April 26, 2020 - 18:00 (CET)

Judicaël Perroy, guitar

Works by Bach, Sor, Mertz, Villa-Lobos, Scriabin, Rachmaninoff and Albéniz

April 26 – Gravity Media LA

Judicaël Perroy


French guitar phenomenon Judicaël Perroy has become widely known as an extraordinary virtuoso classical guitarist and musician with several prizes to his credit. In 1997 he captured the prestigious first prize of the 15th Guitar Foundation of America International Competition and Convention, awarding him tour of the United States and Canada with more than sixty concerts and master classes. He tours extensively throughout the world and has made a number of recordings, including a CD with flutist Florence Bellon and another with harpist Joanna Kozielska. His recording has been awarded many prices including 5 Diapasons. More recently, he recorded an all Bach CD for Naxos label which includes an impressive and unprecedented performance of Bach’s second keyboard partita transcription on the classical guitar.

Widely considered one of the best guitar professors in the world, his students regularly gather prizes around the world and have recorded for Sony Music France and ERATO.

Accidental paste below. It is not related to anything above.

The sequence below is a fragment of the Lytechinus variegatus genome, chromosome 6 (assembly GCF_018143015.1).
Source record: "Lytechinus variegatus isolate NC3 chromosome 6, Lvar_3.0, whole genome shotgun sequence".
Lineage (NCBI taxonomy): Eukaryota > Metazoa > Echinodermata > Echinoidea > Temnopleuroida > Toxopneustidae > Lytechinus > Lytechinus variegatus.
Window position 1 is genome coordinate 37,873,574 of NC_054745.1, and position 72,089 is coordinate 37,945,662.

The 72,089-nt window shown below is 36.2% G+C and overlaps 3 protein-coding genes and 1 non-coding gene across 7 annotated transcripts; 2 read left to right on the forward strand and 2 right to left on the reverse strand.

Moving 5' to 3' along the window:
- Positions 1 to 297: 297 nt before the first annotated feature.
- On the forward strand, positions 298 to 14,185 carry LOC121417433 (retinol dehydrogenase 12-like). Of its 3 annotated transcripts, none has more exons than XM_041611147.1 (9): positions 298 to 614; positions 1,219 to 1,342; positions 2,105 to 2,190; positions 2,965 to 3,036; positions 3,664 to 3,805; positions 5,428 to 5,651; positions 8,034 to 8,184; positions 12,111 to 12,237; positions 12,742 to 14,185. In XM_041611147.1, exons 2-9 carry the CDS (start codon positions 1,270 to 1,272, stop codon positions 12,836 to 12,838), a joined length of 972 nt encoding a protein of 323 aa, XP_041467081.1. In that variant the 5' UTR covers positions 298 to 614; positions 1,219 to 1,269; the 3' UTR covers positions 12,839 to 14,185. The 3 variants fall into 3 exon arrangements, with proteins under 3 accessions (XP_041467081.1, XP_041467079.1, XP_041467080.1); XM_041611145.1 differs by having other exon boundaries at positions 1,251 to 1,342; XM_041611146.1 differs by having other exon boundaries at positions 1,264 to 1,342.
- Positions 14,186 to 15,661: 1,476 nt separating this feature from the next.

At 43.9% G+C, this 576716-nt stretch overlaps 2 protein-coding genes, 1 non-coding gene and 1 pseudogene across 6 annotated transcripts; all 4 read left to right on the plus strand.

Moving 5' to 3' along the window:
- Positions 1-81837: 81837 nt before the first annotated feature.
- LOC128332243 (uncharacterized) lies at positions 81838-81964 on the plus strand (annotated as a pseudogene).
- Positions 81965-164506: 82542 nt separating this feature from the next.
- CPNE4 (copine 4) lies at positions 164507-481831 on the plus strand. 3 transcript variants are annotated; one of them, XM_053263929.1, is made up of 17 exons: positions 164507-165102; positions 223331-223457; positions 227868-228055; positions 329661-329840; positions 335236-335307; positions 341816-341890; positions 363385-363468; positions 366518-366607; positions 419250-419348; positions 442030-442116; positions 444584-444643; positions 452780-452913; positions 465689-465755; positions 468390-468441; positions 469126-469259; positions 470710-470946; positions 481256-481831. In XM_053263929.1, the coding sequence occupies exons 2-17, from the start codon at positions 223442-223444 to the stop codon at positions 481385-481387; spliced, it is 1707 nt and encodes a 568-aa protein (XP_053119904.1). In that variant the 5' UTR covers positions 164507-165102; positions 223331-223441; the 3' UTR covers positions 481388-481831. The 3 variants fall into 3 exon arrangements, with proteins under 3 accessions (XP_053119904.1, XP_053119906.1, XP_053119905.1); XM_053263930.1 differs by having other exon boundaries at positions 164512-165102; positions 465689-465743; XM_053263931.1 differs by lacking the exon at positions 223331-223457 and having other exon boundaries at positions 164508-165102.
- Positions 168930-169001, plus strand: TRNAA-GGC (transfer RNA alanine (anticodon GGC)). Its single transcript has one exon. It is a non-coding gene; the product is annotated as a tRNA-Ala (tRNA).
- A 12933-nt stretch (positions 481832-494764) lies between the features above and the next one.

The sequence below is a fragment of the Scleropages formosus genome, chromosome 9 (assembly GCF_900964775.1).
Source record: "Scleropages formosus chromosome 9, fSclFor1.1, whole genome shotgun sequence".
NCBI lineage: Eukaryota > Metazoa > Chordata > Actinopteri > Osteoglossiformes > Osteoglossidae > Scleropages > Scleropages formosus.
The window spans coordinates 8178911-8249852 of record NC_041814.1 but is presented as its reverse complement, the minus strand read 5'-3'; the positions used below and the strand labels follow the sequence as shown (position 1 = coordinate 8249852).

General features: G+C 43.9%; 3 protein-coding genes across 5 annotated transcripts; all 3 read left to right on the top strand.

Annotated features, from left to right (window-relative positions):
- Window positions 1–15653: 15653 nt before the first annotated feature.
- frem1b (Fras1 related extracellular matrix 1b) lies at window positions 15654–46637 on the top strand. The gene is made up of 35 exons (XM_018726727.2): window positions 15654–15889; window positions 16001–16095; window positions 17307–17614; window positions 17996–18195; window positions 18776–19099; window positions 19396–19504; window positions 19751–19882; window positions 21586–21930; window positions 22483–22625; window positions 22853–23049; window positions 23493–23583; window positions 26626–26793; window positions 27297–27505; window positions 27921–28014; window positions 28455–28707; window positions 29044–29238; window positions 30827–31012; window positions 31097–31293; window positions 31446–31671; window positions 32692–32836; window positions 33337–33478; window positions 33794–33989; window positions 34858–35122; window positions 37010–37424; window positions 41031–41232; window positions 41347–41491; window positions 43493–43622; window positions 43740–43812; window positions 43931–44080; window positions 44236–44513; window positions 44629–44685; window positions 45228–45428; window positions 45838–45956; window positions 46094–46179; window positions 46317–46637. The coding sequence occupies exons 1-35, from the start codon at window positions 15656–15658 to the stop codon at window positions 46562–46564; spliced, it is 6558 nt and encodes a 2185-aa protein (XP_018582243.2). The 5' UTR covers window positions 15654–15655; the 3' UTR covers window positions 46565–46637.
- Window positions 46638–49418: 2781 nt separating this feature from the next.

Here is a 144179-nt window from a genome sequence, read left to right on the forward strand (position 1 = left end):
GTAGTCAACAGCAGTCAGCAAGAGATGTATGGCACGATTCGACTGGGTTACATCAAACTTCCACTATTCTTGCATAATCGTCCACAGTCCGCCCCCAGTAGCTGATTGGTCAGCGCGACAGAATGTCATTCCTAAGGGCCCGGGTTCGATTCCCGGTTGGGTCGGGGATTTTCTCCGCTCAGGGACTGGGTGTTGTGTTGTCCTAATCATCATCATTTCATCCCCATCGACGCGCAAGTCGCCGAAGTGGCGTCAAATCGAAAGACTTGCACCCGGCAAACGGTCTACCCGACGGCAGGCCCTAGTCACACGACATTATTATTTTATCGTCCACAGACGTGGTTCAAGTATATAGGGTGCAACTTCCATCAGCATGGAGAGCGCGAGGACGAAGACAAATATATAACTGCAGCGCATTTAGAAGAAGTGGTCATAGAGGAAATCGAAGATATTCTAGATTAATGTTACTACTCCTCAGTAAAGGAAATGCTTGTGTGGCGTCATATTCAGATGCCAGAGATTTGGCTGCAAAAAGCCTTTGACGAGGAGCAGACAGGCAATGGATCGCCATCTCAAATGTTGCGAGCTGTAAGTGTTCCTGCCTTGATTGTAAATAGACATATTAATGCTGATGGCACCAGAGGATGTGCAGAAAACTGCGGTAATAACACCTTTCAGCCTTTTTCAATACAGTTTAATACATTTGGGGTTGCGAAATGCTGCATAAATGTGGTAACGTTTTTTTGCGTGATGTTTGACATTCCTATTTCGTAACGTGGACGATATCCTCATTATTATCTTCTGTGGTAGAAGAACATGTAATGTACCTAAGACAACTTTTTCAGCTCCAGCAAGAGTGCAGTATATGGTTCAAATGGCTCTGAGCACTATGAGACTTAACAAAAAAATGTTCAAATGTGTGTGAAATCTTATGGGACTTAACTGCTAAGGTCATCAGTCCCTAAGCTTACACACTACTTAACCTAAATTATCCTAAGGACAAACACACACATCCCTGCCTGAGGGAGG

Since 2017 Perroy is a Professor at San Francisco Conservatory and continues to teach at the Conservatoire de Lille in France.

“This young Frenchman may be the most intense, driven and jaw-droppingly brilliant performer around, on any instrument…He played every note as though it might be his last; every phrase contained wheels within wheels.” – San Antonio Express News


Limitless – Music for the Classical Guitar

Johann Sebastian Bach (1685-1750)
Suite BWV 997 (arranged by T. Hoppstock) (20′)

Fernando Sor (1778-1839)
Fantaisie élégiaque Op. 59 (18′)

Johann Kaspar Mertz (1806-1856)
Fantaisie hongroise Op. 65 No. 1 (6′)

Heitor Villa-Lobos (1887-1959)
Suite Populaire Brésilienne W020 (10′)

Alexander Scriabin (1871-1915)
Prélude for the left hand Op. 9 (Transcription by A. Fougeray) (5′)

Sergei Rachmaninoff (1873-1943)
Prélude Op. 23 No. 5 (Transcription by A. Fougeray) (4′)

Isaac Albéniz (1860-1909)
Sevilla Op. 47 No. 3 (Transcription by M. Barrueco) (5′)